The soma and neurites of primary afferent neurons in the guinea-pig intestine respond differentially to deformation

Authors

  • W. A. A. Kunze,

    Corresponding author
    1. Department of Anatomy and Cell Biology, University of Melbourne, Parkville, Victoria 3010, Australia
    • Corresponding author
      W. A. A. Kunze: Department of Anatomy & Cell Biology, University of Melbourne, Parkville, Victoria 3010, Australia. Email: w.kunze@anatomy.unimelb.edu.au

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  • N. Clerc,

    1. Laboratoire de Neurobiologie, CNRS, 31 Ch J. Aiguier, 13402 Marseille Cedex 20, France
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  • J. B. Furness,

    1. Department of Anatomy and Cell Biology, University of Melbourne, Parkville, Victoria 3010, Australia
    2. Howard Florey Institute, University of Melbourne, Parkville, Victoria 3010, Australia
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  • M. Gola

    1. Department of Anatomy and Cell Biology, University of Melbourne, Parkville, Victoria 3010, Australia
    2. Laboratoire de Neurobiologie, CNRS, 31 Ch J. Aiguier, 13402 Marseille Cedex 20, France
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Abstract

  • 1Intrinsic primary afferent neurons in the small intestine are exposed to distortion of their processes and of their cell bodies. Recordings of mechanosensitivity have previously been made from these neurons using intracellular microelectrodes, but this form of recording has not permitted detection of generator potentials from the processes, or of responses to cell body distortion.
  • 2We have developed a technique to record from enteric neurons in situ using patch electrodes. The mechanical stability of the patch recordings has allowed recording in cell-attached and whole cell configuration during imposed movement of the neurons.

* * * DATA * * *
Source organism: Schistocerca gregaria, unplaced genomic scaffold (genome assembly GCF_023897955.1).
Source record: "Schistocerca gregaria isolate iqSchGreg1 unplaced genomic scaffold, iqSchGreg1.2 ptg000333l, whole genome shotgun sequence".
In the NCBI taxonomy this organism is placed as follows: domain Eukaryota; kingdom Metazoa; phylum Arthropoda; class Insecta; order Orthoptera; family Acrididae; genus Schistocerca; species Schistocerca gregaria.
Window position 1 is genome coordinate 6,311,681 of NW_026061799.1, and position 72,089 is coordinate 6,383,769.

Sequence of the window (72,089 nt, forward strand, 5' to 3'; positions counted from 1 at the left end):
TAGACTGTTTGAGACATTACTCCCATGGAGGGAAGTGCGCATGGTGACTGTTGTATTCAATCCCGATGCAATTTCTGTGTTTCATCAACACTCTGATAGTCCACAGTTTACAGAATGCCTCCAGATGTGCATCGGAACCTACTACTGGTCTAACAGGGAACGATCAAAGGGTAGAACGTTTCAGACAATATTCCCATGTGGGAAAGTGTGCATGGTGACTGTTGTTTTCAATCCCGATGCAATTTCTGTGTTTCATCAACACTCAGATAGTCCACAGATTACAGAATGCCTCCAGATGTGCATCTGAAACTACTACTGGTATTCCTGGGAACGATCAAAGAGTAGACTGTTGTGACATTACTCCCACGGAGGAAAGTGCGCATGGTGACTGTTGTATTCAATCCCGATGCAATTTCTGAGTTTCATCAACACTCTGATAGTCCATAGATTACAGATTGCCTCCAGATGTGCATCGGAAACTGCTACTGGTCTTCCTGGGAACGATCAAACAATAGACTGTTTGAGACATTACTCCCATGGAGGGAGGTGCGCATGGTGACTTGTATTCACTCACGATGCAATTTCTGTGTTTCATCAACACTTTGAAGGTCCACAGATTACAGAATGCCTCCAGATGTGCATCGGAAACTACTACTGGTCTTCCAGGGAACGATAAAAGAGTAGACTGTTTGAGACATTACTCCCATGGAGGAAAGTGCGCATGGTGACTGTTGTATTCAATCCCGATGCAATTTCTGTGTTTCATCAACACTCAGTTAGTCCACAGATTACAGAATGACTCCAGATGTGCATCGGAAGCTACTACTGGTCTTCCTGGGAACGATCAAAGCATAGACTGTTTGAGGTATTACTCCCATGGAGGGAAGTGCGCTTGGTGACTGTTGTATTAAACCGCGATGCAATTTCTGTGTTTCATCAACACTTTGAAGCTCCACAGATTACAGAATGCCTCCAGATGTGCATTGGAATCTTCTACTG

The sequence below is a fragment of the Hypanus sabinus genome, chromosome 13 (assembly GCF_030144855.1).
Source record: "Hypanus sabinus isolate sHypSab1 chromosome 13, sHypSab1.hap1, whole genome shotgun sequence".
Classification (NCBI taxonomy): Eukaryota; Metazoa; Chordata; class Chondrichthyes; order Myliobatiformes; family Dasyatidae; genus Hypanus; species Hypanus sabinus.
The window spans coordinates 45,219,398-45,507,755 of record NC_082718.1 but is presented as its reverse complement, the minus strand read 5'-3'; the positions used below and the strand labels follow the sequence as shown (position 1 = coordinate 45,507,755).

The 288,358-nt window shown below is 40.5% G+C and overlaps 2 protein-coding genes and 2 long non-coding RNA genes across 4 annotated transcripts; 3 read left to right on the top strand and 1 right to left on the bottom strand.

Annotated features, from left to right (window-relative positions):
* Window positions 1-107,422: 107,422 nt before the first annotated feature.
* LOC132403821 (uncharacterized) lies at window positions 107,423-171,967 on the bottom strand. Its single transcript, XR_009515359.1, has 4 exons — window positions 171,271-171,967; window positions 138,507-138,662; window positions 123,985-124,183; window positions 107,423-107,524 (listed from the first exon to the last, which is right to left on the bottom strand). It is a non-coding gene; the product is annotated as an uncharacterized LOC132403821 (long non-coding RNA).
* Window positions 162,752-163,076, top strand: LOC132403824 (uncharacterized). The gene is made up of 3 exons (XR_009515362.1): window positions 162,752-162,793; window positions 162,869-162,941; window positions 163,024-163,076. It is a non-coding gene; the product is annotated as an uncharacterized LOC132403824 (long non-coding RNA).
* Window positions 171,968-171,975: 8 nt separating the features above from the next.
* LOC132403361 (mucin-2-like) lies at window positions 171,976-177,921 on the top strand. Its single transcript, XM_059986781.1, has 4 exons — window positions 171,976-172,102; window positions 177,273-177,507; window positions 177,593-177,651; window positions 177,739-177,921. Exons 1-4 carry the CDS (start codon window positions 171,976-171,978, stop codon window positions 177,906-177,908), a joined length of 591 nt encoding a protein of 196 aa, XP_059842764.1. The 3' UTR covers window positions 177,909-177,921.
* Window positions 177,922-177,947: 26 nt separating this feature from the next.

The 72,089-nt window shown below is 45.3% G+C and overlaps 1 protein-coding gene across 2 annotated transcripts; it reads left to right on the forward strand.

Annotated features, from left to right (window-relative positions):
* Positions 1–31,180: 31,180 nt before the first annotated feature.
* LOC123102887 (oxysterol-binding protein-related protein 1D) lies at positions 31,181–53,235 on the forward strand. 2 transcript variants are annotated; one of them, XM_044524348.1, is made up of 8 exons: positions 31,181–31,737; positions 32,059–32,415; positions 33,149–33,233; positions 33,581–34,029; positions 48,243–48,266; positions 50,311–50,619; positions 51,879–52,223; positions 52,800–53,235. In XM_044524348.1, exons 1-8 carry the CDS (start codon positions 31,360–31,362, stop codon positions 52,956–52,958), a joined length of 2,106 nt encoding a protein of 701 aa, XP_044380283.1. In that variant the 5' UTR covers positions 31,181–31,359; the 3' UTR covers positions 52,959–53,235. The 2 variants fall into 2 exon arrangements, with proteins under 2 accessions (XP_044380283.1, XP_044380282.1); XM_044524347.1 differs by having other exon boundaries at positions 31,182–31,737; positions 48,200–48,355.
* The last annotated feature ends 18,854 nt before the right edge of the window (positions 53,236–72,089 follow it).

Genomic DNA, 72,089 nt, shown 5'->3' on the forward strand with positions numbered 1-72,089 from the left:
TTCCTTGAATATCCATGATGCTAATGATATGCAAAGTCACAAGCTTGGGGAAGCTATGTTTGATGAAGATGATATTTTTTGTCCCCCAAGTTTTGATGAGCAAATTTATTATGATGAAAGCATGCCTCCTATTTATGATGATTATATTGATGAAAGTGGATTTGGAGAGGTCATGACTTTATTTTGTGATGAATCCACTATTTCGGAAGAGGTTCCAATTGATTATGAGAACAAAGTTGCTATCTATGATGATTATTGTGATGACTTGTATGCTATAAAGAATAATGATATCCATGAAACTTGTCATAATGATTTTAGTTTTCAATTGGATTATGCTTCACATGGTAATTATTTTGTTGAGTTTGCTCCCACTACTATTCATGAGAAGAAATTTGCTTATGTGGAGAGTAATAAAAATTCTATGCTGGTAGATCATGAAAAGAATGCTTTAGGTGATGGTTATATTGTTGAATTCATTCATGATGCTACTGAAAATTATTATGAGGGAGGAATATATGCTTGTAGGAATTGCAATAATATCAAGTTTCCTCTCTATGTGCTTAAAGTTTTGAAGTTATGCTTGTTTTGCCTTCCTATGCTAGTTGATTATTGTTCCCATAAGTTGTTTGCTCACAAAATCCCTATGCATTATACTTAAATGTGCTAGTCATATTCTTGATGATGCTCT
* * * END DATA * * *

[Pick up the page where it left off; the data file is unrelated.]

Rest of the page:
• 3Pressing with a fine probe initiated generator potentials (14 ± 9 mV) from circumscribed regions of the neuron processes within the same myenteric ganglion, at distances from 100 to 500 μm from the cell body that was patched. Generator potentials persisted when synaptic transmission was blocked with high Mg2+, low Ca2+ solution.
  • 4Soma distortion, by pressing down with the whole cell recording electrode, inhibited action potential firing. Consistent with this, moderate intra-electrode pressure (10 mbar; 1 kPa) increased the opening probability of large-conductance (BK) potassium channels, recorded in cell-attached mode, but suction was not effective. In outside-out patches, suction, but not pressure, increased channel opening probability. Mechanosensitive BK channels have not been identified on other neurons.
  • 5The BK channels had conductances of 195 ± 25 pS. Open probability was increased by depolarization, with a half-maximum activation at a patch potential of 20 mV and a slope factor of 10 mV. Channel activity was blocked by charybdotoxin (20 nM).
  • 6Stretch that increased membrane area under the electrode by 15 % was sufficient to double open probability. Similar changes in membrane area occur when the intestine changes diameter and wall tension under physiological conditions. Thus, the intestinal intrinsic primary afferent neurons are detectors of neurite distortion and of compression of the soma, these stimuli having opposite effects on neuron excitability.

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